ESPECIALLY FOR PARENTS

Playing is a timeless and universal impulse enjoyed by children and the child within. Play keeps

us connected to our deepest truths. Children have always been attracted to play with the

elements. Living closer to the source of all things, closer to the unconscious, they remain

naturally fond of earth and water. In the play therapy room, children realize they can use the

materials: sand, water, clay, toys and paint to make their inner images come alive.

By looking at what they have created, they can begin to look at themselves.

This kind of play in a safe and therapeutic space is very healing. The child is allowed to say

whatever she thinks, to do almost whatever he wants and to be whoever he or she wants to be.

Yet there are basic rules to protect the child and thus a feeling of safety is created along with

a sense of freedom. The freedom to choose activities and to talk are always the child's; the

child sets the pace. This empowers children and once they are feeling more powerful, they are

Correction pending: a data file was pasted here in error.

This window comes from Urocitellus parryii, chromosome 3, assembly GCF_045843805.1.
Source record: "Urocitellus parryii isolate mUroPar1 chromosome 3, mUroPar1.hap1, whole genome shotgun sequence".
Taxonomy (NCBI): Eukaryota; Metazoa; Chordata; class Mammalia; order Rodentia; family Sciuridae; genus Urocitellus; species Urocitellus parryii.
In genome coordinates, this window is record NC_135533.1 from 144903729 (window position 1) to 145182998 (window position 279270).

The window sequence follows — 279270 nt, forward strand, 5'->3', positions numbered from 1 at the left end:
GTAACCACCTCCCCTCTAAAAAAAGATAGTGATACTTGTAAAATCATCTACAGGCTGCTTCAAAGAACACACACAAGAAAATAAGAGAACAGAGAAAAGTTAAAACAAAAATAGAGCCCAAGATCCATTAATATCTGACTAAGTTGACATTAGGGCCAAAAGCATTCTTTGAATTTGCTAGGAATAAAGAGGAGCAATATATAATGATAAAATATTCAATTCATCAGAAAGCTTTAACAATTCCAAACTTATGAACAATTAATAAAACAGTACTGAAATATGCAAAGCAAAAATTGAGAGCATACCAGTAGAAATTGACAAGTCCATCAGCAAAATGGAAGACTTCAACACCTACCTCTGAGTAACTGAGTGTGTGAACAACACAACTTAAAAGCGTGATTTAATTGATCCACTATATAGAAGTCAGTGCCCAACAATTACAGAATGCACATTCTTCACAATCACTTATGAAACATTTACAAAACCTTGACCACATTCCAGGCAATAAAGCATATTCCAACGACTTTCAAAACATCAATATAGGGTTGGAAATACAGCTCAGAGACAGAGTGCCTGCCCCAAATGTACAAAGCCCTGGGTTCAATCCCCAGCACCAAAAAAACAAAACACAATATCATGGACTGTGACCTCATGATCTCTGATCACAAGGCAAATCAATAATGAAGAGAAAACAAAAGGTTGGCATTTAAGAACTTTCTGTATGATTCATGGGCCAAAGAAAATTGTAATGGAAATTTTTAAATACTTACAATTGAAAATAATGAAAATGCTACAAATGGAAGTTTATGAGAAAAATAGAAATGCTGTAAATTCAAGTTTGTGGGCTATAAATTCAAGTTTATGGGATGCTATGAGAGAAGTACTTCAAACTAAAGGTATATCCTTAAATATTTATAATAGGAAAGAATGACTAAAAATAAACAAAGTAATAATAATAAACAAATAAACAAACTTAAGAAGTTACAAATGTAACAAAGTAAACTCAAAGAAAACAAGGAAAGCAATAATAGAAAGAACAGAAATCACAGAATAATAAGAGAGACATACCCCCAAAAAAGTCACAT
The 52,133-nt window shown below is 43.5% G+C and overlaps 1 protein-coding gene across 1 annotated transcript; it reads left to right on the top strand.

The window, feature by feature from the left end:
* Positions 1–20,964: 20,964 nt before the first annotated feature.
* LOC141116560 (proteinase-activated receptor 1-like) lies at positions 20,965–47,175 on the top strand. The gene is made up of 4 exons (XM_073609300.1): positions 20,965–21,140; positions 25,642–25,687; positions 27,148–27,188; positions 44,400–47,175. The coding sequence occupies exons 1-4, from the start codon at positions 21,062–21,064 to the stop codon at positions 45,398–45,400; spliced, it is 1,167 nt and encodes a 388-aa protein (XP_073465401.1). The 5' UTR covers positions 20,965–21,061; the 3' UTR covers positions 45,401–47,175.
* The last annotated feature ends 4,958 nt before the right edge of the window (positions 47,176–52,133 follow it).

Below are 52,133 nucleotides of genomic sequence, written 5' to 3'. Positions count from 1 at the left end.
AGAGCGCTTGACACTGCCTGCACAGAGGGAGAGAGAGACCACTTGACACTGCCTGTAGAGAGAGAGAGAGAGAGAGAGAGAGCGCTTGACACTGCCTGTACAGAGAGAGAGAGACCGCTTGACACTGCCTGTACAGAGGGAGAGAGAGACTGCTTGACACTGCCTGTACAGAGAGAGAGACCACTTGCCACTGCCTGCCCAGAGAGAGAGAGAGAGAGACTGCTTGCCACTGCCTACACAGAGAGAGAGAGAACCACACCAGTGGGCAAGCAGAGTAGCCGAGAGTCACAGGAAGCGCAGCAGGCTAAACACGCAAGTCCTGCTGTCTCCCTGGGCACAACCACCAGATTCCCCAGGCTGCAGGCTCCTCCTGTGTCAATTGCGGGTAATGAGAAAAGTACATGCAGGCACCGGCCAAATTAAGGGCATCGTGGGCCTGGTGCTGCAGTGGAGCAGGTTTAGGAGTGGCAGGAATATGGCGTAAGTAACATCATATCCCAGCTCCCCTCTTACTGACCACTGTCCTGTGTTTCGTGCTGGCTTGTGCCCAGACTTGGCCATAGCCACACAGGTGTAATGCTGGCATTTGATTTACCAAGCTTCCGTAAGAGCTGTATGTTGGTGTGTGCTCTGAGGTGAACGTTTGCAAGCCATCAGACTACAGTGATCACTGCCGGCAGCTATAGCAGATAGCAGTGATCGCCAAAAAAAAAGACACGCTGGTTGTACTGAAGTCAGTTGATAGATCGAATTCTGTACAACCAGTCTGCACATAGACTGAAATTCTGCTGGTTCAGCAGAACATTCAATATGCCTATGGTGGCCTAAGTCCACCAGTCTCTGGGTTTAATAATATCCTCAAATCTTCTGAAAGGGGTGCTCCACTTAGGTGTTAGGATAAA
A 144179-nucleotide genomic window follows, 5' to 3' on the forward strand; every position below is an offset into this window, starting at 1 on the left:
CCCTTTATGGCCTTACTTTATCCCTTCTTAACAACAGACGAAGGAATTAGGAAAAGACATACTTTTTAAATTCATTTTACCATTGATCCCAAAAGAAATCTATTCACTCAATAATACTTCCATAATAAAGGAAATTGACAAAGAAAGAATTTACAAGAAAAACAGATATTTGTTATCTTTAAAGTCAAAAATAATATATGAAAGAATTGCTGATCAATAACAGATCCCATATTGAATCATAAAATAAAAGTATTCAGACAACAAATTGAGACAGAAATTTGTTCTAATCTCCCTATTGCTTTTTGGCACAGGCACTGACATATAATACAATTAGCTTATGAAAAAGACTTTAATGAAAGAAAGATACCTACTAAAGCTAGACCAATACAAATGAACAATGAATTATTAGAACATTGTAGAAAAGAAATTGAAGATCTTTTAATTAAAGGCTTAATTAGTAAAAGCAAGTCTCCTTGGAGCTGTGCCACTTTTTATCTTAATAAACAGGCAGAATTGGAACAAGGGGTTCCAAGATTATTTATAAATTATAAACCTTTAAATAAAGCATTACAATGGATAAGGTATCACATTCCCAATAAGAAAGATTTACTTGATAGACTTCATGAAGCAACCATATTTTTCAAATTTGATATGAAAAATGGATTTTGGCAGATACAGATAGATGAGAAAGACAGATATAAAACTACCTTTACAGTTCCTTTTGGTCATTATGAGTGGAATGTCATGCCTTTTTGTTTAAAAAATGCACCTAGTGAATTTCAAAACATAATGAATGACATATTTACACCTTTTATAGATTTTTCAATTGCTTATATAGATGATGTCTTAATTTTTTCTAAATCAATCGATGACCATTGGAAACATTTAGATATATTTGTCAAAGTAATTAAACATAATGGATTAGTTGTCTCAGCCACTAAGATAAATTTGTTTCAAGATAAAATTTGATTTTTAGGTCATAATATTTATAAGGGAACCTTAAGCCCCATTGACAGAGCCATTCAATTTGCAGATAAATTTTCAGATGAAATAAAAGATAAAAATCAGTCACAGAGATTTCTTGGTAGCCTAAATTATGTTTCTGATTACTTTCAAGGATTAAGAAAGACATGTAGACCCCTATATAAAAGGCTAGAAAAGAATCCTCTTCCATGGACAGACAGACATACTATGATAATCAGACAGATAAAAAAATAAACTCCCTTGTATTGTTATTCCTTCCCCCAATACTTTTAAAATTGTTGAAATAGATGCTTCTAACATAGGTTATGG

usually comfortable talking about more difficult subjects.

The child is accepted exactly as he is and is not judged in any way. All feelings are okay.

The therapist's job is to listen and observe the child's play, reflecting feelings in a way the child

can use to better understand herself. Children possess an inborn ability to heal themselves.

Just as their physical "owies" heal, so upsetting or traumatic events will heal. But wounds need

the right conditions: to be kept clean, to have air, and sometimes helpful medicine. So

emotional wounds need certain conditions to heal: a loving and supportive family, the feeling of

being heard and seen and the externalization of painful feelings and images. This is where the

parent's work comes in. Their job is to create a healthy and safe home environment for deep

and thorough healing. 

Patience is required when working with children on deep emotional change. 
The natural pace

of the child is much slower than the adult's. This process can be likened to a

journey and often the path is not straight, but bumpy and filled with detours. It is critical that

children maintain a consistent pattern of appointments and that appointments which must be

missed are discussed ahead of time. To me, each child is a gift. Thank you for sharing your